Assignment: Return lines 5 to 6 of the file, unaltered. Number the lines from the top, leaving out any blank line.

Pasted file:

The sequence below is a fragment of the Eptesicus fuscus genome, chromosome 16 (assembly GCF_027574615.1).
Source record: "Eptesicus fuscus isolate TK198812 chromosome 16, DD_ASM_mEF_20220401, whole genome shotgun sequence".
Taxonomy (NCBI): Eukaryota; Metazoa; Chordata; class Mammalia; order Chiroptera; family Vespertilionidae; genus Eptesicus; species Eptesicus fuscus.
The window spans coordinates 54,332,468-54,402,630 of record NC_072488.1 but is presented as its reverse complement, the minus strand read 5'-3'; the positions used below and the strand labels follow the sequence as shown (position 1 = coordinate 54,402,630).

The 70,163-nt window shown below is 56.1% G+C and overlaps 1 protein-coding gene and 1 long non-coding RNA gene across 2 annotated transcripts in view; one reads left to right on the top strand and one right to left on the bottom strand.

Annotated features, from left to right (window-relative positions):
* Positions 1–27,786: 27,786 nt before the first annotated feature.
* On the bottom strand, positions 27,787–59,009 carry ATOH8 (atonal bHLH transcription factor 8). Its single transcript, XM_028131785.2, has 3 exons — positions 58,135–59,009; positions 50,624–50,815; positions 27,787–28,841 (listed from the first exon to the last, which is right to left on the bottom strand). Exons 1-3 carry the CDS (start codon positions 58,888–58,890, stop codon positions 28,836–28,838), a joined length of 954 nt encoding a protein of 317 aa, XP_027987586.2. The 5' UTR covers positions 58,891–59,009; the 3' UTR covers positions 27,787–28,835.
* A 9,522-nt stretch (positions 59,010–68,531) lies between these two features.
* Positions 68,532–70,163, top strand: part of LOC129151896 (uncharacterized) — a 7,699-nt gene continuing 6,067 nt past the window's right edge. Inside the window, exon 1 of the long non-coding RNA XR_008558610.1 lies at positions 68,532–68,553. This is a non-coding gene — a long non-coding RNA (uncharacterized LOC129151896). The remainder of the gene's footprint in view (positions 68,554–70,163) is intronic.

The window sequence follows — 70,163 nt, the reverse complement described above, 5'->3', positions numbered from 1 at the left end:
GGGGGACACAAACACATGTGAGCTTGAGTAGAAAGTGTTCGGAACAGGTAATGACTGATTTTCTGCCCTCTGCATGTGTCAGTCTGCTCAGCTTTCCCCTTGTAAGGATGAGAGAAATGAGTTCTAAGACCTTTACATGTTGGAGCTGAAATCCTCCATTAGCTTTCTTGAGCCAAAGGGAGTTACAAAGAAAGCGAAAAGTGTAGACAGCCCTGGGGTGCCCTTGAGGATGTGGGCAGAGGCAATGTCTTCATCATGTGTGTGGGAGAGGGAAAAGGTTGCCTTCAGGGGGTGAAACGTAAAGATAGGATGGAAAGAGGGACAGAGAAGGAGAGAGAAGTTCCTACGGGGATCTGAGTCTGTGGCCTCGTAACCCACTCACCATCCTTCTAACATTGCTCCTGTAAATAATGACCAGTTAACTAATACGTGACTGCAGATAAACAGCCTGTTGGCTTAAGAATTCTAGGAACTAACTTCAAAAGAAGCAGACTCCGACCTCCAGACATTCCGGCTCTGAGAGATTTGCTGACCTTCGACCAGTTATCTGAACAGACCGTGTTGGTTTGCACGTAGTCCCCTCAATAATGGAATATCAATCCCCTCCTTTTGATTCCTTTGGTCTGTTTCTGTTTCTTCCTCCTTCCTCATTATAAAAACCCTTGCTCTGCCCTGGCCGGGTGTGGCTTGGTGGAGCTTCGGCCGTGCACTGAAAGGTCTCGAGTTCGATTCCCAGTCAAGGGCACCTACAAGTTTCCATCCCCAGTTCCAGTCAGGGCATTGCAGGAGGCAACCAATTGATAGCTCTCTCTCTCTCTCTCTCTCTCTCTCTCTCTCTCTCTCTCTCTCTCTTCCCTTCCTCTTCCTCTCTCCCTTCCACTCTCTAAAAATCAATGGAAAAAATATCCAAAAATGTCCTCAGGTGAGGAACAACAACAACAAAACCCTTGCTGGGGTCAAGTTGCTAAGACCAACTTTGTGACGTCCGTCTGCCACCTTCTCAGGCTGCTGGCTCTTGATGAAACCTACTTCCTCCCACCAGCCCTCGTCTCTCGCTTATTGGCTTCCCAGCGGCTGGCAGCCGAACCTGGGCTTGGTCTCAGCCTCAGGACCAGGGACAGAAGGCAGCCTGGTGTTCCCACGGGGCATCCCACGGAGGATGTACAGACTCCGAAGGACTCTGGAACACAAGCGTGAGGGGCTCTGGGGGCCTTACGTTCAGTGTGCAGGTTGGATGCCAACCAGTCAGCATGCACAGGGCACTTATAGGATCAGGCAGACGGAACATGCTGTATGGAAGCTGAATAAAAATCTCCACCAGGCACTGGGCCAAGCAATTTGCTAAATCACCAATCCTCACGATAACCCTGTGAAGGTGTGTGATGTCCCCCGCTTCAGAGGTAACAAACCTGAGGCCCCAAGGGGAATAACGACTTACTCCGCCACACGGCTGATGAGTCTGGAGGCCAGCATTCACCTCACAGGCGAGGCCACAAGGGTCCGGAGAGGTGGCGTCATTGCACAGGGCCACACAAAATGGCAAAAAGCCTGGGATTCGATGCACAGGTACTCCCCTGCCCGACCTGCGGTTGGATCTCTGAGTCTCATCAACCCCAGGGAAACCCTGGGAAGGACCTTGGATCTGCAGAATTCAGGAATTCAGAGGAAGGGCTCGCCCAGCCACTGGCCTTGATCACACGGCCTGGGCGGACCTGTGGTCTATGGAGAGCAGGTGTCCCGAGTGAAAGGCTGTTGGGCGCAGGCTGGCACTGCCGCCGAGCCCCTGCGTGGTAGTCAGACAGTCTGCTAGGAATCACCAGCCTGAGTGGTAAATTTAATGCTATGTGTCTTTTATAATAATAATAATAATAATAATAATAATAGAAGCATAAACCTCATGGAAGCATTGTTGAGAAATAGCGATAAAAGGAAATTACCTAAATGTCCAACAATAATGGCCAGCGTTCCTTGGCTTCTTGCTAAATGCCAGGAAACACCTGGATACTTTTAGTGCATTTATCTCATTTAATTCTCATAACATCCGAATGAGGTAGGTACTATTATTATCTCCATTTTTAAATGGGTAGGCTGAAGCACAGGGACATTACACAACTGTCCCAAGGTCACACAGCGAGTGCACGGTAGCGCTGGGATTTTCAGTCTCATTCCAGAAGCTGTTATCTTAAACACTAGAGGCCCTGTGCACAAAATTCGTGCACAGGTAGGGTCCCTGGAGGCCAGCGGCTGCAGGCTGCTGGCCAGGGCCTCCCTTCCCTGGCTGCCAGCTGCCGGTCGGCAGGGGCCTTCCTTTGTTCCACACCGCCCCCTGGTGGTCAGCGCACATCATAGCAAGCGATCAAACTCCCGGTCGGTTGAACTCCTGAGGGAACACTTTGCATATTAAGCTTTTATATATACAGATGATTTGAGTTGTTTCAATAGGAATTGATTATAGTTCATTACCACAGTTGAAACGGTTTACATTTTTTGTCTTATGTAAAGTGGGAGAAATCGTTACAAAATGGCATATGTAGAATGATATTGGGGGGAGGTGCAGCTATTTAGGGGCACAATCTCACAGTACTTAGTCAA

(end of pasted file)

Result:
The 70,163-nt window shown below is 56.1% G+C and overlaps 1 protein-coding gene and 1 long non-coding RNA gene across 2 annotated transcripts in view; one reads left to right on the top strand and one right to left on the bottom strand.

Annotated features, from left to right (window-relative positions):